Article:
Moreover, I have considerable experience with the internal organisation and operation of the ERC, not only regarding the governance of the organisation but also towards the staff of the Executive Agency, and the Scientific Council on whose advice the ERC President can rely. I have served the ERC as chair of evaluation panels for ERC Advanced and Synergy Grants, and during that time I have learned to admire the operational side of the ERC, the work of the superb staff and the many experts that contribute to the excellent reputation of the ERC.
Finally, I am a researcher at heart, and since the ERC is designed by researchers for researchers, my familiarity with the workings and ways of the research community will allow me to communicate efficiently with and across the research community.
‘I want to contribute to strengthening and shaping the European research system, in particular through high-quality peer review and the establishment of international benchmarks of success.’
Prof. Maria Leptin
The ERC has just been through a period of turbulence following the resignation of Professor Ferrari one year ago. How will you steady the ship in the first months in the job?
I am following in the footsteps of Professor Jean-Pierre Bourguignon, who has done a fantastic job in stabilising the governance of the ERC after the sudden resignation of the previous ERC President. Moreover, Jean-Pierre ensured the successful transition from the Horizon 2020 to the Horizon Europe Framework Programme (the EU’s 2021-2027 research funding programme) and secured a record budget (of €16 billion) that will allow the ERC to finance investigator-driven frontier research across all fields over the next seven years. I will start my first term with implementing the work programmes that Jean-Pierre prepared, and build bridges between the ERC’s outputs and the political priorities of the European Commission, Council and Parliament.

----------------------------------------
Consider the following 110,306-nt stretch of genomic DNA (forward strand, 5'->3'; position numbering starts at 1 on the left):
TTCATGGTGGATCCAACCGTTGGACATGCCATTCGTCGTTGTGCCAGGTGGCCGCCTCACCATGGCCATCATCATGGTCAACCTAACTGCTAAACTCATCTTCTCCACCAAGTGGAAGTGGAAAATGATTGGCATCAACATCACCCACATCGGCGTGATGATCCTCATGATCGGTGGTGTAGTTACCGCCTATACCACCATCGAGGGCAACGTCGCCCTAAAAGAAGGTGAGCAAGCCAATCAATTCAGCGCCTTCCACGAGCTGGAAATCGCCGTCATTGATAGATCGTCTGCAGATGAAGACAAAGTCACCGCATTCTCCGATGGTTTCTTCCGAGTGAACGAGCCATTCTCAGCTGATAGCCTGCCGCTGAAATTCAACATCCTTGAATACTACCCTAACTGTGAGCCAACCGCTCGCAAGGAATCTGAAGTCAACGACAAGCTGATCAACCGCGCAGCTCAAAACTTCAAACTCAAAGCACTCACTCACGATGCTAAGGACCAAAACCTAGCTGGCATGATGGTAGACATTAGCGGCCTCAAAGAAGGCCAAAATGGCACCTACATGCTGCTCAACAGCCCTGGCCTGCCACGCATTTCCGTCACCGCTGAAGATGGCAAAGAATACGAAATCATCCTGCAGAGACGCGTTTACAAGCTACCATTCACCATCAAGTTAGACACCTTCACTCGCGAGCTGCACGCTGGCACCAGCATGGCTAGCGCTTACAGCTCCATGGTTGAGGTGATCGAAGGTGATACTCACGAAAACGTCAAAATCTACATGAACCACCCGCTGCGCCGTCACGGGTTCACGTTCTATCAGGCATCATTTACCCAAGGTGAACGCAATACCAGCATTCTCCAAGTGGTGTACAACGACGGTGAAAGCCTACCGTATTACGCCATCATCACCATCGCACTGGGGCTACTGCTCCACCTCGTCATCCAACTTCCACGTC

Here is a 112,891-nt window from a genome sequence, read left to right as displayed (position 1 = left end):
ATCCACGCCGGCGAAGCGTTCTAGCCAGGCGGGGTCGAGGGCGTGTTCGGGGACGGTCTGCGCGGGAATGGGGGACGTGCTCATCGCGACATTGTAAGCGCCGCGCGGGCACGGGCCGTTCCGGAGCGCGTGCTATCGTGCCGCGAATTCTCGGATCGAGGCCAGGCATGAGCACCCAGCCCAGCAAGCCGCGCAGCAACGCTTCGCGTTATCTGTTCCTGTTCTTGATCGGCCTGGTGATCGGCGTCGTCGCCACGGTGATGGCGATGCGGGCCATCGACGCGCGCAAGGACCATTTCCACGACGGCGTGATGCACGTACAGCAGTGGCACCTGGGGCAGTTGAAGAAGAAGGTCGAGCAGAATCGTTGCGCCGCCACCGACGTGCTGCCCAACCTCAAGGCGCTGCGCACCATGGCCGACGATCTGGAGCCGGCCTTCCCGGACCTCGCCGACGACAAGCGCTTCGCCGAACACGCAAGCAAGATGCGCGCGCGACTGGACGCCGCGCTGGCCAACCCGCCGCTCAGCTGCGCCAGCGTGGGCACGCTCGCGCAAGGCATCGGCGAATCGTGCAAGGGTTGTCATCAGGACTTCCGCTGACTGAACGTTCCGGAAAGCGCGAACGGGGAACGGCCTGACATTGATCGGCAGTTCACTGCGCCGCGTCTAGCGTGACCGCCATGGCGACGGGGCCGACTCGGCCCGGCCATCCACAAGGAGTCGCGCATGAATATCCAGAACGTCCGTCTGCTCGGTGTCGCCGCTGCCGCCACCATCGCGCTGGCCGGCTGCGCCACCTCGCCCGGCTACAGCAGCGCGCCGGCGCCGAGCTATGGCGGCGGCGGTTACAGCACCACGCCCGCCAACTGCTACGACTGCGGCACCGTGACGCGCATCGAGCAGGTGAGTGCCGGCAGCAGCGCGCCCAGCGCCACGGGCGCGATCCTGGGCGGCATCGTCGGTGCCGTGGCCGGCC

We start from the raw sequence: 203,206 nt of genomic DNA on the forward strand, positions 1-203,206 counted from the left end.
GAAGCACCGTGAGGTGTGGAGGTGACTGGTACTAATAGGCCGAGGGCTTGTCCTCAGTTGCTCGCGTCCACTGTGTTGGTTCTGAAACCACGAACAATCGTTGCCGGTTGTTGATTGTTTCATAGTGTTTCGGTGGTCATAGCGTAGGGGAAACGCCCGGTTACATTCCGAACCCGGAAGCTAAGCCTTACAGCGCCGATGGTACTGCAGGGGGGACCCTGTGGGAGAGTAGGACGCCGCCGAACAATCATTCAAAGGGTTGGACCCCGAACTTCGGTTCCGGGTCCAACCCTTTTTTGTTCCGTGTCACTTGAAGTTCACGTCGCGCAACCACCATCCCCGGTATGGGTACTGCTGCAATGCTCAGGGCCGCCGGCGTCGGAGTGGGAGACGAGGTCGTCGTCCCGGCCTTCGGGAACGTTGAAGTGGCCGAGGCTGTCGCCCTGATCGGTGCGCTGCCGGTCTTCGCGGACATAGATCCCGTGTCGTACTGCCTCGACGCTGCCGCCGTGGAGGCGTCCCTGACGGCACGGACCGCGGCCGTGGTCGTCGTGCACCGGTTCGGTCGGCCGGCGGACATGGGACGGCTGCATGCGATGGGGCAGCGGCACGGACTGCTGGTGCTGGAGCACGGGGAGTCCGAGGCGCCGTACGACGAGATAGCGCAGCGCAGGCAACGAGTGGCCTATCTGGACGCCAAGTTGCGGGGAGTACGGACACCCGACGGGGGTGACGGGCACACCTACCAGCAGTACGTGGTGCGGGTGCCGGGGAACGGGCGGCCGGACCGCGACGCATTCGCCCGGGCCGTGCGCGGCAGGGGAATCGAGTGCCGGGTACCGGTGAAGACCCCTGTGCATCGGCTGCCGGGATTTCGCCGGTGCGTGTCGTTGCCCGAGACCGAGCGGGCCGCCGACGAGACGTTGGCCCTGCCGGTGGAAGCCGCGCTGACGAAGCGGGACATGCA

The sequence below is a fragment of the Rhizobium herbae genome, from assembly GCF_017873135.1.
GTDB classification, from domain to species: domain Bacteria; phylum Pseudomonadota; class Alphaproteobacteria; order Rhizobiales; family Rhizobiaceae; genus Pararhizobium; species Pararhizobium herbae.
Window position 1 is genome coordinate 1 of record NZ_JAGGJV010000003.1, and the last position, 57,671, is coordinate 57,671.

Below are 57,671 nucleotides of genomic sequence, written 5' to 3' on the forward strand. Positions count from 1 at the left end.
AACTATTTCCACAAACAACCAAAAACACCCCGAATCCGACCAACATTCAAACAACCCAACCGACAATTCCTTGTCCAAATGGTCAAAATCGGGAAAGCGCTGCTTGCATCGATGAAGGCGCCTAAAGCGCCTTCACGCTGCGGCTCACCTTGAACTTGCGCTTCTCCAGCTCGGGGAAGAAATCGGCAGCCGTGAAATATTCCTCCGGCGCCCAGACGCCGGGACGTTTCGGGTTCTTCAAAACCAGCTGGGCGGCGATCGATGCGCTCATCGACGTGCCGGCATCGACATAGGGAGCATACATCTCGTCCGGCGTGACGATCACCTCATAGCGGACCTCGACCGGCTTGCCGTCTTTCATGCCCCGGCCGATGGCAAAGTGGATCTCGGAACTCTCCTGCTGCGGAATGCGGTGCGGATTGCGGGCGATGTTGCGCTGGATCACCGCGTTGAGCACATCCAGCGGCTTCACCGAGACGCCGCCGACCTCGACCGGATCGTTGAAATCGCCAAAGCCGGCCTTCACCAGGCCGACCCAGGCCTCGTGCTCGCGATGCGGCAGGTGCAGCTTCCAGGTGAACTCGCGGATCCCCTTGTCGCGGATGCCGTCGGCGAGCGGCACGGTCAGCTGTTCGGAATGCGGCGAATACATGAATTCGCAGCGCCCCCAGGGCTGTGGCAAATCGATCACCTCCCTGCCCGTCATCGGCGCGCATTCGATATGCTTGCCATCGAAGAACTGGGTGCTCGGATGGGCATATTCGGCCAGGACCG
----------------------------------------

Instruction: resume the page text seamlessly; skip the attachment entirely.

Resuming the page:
I want to contribute to strengthening and shaping the European research system, in particular through high-quality peer review and the establishment of international benchmarks of success.
Our society desperately needs objective, truth-based knowledge, not only in the natural sciences but rather in all the other domains of our intellectual and cultural inheritance. The ERC is increasingly becoming an essential guardian of research in the humanities, and to a degree also in the social sciences, as universities struggle to maintain teaching and research in these areas from local funding sources. I believe that it is urgent and important for the ERC to sustain and enhance this role.
UK researchers and universities have traditionally been among the most active and successful with ERC grants. How will this change post-BREXIT?
Cooperation is the essential ingredient for the development of skills and exchange of knowledge needed to advance discovery. We must protect international mobility and collaboration between EU and UK academics to the greatest extent possible. Access to European funding and the freedom to move without bureaucratic barriers in both directions are vital to making this a reality. I am naturally optimistic and therefore hopeful that the association agreement with the UK as well with the other associated countries will come into force when the first grant agreements are ready to be signed.
Originally published on Horizon Magazine